# Reactant conversion in homogeneous turbulence: Mathematical modeling, computational validations, and practical applications

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## Abstract

Closed form analytical expressions are obtained for predicting the limiting rate of mean reactant conversion in homogeneous turbulent flows under the influence of a binary reaction of the type *F*+*rO*→(1+*r*) *Product*. These relations are obtained by means of a single-point Probability Density Function (PDF) method based on the *Amplitude Mapping Closure* (Kraichnan, 1989; Chen *et al.*, 1989; Pope, 1991). It is demonstrated that with this model, the maximum rate of the mean reactants' decay can be conveniently expressed in terms of definite integrals of the parabolic cylinder functions. For the cases with complete initial segregation, it is shown that the results agree very closely with those predicted by employing a beta density of the first kind for an appropriately defined Shvab-Zeldovich scalar variable. With this assumption, the final results can also be expressed in terms of closed form analytical expressions which are based on the incomplete beta functions. With both models, the dependence of the results on the stoichiometric coefficient and the equivalence ratio can be expressed in an explicit manner. For a stoichiometric mixture the analytical results simplify significantly. In the mapping closure these results are expressed in terms of simple trigonometric functions. For the beta density model they are in the form of gamma functions. In all the cases considered, the results are shown to agree well with data generated by Direct Numerical Simulations (DNS). Due to the simplicity of these expressions and because of nice mathematical features of the parabolic cylinder and the incomplete beta functions, these models are recommended for estimating the limiting rate of mean reactant conversion in homogeneous reacting flows. These results also provide a valuable tool in assessing the extent of validity of turbulence closures for the modeling of unpremixed reacting flows. Some discussions are provided on the extension of the models for teating more complicated reacting systems, including realistic kinetics schemes and multiscalar mixing with finite rate chemical reactions in more complex configurations.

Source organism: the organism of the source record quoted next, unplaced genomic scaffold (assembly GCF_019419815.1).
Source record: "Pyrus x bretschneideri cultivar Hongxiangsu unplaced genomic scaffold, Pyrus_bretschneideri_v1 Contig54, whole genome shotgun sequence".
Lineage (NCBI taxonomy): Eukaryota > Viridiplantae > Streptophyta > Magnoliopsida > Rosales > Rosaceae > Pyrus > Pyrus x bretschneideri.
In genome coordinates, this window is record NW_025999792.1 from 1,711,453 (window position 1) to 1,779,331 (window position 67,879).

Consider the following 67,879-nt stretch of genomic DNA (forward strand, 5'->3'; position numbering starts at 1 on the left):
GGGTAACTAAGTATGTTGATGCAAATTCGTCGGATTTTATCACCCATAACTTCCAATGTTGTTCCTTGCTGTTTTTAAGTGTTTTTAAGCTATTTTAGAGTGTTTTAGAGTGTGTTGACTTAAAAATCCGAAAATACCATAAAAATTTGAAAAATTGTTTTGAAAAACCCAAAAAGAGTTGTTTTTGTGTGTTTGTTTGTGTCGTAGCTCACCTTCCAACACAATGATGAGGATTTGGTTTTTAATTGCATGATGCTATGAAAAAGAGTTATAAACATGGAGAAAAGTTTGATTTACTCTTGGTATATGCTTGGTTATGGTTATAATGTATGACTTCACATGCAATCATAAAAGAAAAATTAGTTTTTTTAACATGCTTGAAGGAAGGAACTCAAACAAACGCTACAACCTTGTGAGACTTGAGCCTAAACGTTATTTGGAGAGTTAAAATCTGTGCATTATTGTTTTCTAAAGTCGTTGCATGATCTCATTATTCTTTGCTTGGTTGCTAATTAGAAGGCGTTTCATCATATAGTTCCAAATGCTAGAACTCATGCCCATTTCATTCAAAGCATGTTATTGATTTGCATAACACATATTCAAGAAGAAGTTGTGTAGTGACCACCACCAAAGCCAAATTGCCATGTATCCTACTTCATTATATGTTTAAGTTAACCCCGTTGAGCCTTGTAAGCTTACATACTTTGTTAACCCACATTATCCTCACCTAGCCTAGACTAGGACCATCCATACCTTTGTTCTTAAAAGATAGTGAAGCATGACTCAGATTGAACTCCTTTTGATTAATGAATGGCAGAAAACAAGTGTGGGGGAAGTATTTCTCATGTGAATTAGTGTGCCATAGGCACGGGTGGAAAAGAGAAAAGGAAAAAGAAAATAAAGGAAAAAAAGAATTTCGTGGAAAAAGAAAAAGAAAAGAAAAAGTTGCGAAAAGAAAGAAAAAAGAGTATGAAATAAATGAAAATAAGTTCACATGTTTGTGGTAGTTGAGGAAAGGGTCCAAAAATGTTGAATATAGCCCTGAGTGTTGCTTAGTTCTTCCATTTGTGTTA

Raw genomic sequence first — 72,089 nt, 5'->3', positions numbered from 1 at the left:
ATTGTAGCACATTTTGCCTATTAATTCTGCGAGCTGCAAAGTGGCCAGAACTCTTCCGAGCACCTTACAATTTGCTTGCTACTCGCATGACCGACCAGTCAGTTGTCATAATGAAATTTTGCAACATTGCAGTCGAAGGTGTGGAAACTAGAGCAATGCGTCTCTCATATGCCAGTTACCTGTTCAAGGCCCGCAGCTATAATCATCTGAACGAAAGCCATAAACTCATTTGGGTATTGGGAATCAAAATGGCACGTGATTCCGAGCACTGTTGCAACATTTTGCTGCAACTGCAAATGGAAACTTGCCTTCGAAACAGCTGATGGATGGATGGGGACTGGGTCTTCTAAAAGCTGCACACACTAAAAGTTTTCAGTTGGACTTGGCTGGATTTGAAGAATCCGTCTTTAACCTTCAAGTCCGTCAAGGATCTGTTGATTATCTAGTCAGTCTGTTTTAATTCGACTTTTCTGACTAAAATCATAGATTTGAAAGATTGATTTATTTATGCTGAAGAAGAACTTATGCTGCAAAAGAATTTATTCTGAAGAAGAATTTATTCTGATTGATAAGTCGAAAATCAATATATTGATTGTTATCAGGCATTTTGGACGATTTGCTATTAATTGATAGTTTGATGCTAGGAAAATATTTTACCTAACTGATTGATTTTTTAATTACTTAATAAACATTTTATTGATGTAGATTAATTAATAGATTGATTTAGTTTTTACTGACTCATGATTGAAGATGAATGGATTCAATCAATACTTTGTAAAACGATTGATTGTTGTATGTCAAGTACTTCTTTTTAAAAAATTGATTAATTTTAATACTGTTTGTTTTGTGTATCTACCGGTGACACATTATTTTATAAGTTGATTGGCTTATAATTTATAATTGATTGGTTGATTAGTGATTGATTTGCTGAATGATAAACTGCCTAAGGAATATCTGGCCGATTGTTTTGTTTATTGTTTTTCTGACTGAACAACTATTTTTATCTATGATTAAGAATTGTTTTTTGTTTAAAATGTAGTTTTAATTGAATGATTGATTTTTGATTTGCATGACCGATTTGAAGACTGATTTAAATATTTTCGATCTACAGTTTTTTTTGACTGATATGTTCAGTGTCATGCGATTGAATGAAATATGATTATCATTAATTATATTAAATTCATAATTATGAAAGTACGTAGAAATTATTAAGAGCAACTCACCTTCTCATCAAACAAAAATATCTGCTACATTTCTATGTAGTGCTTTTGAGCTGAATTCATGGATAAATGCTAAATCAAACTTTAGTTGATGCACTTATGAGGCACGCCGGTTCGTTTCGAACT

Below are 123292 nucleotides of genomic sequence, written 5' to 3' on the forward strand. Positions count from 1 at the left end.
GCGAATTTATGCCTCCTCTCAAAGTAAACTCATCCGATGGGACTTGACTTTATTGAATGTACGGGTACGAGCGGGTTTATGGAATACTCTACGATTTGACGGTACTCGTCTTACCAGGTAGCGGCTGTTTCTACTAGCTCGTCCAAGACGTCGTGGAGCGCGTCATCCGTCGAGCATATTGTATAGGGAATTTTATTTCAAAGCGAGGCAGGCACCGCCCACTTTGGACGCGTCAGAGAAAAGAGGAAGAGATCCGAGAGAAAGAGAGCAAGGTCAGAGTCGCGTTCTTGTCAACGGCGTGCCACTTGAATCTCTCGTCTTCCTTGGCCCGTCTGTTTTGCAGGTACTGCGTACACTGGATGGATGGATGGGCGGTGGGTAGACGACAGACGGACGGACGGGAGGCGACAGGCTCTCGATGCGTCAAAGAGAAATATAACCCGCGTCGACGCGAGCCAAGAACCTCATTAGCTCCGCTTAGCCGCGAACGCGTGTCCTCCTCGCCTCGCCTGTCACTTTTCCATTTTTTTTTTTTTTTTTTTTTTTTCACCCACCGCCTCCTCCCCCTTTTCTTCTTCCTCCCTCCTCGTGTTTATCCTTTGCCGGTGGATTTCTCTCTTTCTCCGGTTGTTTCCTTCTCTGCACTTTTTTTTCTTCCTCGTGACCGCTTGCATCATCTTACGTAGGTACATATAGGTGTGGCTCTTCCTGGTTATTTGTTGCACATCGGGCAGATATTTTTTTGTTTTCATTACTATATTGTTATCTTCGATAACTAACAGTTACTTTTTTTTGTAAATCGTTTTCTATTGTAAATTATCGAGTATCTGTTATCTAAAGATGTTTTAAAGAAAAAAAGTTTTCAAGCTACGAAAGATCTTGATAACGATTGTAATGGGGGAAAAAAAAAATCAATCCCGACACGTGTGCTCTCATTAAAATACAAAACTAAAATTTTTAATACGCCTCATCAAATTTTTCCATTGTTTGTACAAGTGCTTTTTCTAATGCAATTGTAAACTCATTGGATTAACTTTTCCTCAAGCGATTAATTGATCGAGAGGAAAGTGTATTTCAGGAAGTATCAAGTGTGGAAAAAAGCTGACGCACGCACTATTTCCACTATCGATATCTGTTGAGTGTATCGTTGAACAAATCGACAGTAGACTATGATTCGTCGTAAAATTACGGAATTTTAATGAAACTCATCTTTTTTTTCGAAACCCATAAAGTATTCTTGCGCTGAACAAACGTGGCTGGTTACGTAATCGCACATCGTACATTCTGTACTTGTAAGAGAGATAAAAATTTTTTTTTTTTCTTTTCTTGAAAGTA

## Keywords

Probability Density Function Direct Numerical Simulation Equivalence Ratio Reactant Conversion Mapping Closure## Preview

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